This year’s ATP Finals — a round robin until the semifinals and finals — will be played without spectators, as were the Paris Masters a week ago and the U.S. Open. Because of the loss of ticket revenue, prize money has been curtailed for the eight eligible singles players and eight doubles teams. Total compensation is down to $5,700,000 from $9 million in 2019. The singles champion will take home $1,564,000.
Federer, the world No. 5, is not competing. He has played just one tournament in 2020 — a straight-set loss to Djokovic in the semifinals of the Australian Open in January — before undergoing knee surgery and taking the year off.
Djokovic, ranked No. 1, is there this year, as is Rafael Nadal, 34, the world No. 2. Nadal has qualified for this tournament every year since 2005 but has never won, reaching the championship match three times. Last year, despite round-robin victories over Tsitsipas and Daniil Medvedev in London, he failed to advance to the semifinals.
“It’s part of the game; in some places you have more success and in other places a little less,” Nadal said. “It’s true that at the end of the year in the past, I arrived sometimes very physically tired and sometimes mentally, too. In indoor courts, I need to be fresh, I need to be in full conditions.”
Last year, three of the eight players in the ATP Finals — Tsitsipas, Medvedev and Matteo Berrettini — played the tournament for the first time. This year, Tsitsipas and Medvedev are back, as are Thiem and the 2018 champion Alexander Zverev, 23. Newcomers are Andrey Rublev, 23, and Diego Schwartzman, 28.
After losing back-to-back finals to Nadal at Roland Garros in 2018 and ’19 and then falling to Djokovic in five sets in the championship match at this year’s Australian Open, Thiem beat Zverev to finally win his first major at the U.S. Open in September. He is ranked a career-high No. 3.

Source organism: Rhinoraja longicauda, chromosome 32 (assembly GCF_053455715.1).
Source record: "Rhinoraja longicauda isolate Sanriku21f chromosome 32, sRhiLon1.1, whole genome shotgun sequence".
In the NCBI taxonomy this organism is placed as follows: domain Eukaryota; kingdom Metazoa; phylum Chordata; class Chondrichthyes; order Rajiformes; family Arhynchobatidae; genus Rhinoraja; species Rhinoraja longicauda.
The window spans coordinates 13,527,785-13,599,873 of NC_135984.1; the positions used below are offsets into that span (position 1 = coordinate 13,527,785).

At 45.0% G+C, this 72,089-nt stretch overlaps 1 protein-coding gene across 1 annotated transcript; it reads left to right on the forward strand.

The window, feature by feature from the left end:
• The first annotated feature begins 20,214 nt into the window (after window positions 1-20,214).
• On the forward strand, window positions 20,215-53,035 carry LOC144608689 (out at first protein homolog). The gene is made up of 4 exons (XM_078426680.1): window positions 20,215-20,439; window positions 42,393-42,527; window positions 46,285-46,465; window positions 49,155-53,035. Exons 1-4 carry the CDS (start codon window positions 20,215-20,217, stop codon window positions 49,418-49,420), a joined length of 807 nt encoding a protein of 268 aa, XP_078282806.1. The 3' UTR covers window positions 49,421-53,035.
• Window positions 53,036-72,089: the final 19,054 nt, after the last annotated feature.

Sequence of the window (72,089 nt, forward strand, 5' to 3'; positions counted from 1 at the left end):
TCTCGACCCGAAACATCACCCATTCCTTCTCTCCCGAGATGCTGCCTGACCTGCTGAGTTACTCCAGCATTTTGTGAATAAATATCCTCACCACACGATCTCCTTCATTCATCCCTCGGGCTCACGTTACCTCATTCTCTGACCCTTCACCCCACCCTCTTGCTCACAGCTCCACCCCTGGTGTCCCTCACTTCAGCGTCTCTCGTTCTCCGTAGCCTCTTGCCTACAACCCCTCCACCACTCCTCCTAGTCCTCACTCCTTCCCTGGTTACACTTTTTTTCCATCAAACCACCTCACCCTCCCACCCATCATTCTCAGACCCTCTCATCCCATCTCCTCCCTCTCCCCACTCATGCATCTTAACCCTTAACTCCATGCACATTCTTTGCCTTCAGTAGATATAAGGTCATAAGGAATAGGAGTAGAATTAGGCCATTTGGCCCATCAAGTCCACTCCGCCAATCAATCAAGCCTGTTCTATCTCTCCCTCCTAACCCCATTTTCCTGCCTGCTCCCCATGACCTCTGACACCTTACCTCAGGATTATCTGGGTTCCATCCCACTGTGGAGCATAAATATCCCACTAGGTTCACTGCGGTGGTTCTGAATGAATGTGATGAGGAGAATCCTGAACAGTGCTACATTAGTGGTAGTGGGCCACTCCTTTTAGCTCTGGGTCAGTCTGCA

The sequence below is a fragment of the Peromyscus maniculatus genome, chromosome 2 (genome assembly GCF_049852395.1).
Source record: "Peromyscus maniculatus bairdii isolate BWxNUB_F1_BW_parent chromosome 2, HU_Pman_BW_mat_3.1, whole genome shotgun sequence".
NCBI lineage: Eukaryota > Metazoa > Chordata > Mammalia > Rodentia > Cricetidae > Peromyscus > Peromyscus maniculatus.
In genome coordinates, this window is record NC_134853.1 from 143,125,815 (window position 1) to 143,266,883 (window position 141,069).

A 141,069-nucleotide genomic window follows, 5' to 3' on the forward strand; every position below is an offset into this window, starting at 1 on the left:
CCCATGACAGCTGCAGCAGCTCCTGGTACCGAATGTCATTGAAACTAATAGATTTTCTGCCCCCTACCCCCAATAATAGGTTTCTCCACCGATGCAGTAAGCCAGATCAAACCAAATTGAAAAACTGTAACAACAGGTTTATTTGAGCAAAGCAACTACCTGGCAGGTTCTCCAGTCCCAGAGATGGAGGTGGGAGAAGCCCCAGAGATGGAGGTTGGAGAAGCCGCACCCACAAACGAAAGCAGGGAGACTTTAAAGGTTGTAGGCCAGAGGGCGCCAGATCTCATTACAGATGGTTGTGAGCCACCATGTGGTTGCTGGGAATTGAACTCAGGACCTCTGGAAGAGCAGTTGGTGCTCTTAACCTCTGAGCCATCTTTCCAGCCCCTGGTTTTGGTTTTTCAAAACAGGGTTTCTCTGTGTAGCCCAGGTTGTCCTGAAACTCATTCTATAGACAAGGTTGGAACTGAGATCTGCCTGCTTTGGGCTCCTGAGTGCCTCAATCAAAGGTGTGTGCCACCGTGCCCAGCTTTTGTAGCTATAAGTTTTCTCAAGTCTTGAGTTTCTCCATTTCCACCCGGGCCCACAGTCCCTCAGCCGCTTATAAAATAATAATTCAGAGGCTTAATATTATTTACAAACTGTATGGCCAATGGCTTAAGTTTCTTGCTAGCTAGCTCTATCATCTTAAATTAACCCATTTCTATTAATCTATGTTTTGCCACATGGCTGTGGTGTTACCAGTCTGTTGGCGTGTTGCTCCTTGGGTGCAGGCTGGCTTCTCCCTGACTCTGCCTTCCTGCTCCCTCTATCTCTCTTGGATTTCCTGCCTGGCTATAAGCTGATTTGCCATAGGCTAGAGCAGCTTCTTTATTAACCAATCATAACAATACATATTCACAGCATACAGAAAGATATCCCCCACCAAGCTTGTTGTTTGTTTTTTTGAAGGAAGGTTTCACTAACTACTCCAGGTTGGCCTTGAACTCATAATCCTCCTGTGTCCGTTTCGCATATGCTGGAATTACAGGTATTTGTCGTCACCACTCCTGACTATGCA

After a groundbreaking 2019, in which he reached six straight tour finals, including his first major at the U.S. Open, Medvedev, 24, seemed to stall this year. But then he won the Paris Masters, beating Zverev in three sets and ascending to No. 4 in the world.
Zverev reached the semifinals at the Australian Open, the final of the U.S. Open and is trying to repeat his 2018 win at the finals.
“London is a very special place for me, especially the O2 arena, because I won the biggest title of my career so far there,” Zverev said. “The atmosphere, with 20,000 people, is what you look forward to. This year will be different, but it is the new normality for us, and we need to adjust to it.”
With Rublev qualifying alongside Medvedev, there are two Russians in the tournament for the first time since Marat Safin and Yevgeny Kafelnikov made the field in 2000.
Schwartzman, the final qualifier, grew up watching the championships on television from his home in Buenos Aires. When he earned his spot during the Paris Masters, he credited hard work during the lockdown for his success.
“This year has been totally crazy,” said Schwartzman, who notched his first career win over a top five player when he upset Nadal en route to the final in Rome, then lost to him in the semifinals at the French Open. “It hasn’t been easy for anybody, sad for the whole world. I’m just doing my best to bring joy to the people through my tennis.”